Paragraph 4 of "The last thing on ‘privilege’ you’ll ever need to read/A new book argues that accusing people of unearned advantages does nothing to address inequality — and may only make things worse," a review by Carlos Lozada (in WaPo) of the book "The Perils of 'Privilege': Why Injustice Can’t Be Solved by Accusing Others of Advantage," by Phoebe Maltz Bovy, who, according to Lozada seems to have "scoured the Internet for every overwrought think piece and self-indulgent personal essay about privilege" and "read all of them." She's even "read the comments sections, those swamps of vitriol and condescension that no one is ever supposed to even contemplate or speak of, let alone wade into."
I know you may never click through, since it's in WaPo, and there's a paywall, so let me tell you that there's a lot more of Lozada displaying his exasperation that anyone would do research into understanding what people are talking about on the internet. Bovy herself worried that there might be a problem with a "microhistory" of some phenomenon as it played out on the internet,* and Lozada — noting Bovy's interest in seeing more variety in what's written about economics and inequality — gives her the send-off:
We could, of course, just start reading something else, too. Not all the waters out there are so swampy.Yeah, stick to mainstream media like The Washington Post where we keep the opinion tidied up and presentable. Speaking of privilege! It seems to me that Lozada is the privileged party... blissfully unaware or... somewhat defensive. Why is anyone wading the swamps of vitriol and condescension, when we've got these nice, clean newspapers with everything laid out for you?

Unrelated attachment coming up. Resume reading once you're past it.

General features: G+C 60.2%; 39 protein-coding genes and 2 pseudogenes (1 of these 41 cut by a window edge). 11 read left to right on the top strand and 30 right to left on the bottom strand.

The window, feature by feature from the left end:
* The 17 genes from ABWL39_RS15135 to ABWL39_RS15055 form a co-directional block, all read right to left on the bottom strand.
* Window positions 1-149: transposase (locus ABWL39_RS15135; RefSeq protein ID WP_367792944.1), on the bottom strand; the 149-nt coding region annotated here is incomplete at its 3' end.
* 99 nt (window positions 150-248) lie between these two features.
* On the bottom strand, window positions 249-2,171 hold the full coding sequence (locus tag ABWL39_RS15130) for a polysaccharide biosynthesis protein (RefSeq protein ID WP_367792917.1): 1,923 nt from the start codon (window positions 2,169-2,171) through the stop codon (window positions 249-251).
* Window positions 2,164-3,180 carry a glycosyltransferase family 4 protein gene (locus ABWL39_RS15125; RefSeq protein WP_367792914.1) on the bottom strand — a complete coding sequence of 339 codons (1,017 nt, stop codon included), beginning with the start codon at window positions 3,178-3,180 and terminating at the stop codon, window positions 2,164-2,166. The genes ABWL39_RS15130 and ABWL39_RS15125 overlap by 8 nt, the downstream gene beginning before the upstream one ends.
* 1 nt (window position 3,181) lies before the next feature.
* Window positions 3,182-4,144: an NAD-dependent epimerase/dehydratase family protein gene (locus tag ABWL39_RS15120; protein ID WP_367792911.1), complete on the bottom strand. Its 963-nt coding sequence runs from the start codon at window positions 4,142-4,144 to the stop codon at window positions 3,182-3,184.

* But I think there's an excellent chance that this is exactly the kind of research historians will need to be doing. This is public discourse preserved. It will not be enough to study what the big newspapers were saying at the time. People were talking and leaving their discussions in writing. Lozado would like to reject all this discussion as illegitimate — a swamp. He'd like to say: That's not the real public discussion. The people who actually matter were somewhere else, and they did not put their thoughts in writing. These are not real people in here talking. Ignore them. They don't matter.
It's a bit like the way Trump voters are portrayed as people whose ideas and opinions can't possibly matter. We've seen that they matter, whether the coastal elites in mainstream media like it or not. And historians can act aloof and swampophobic, but I don't think that will play out any better than the "Great Man" approach that once kept historians above lowly things.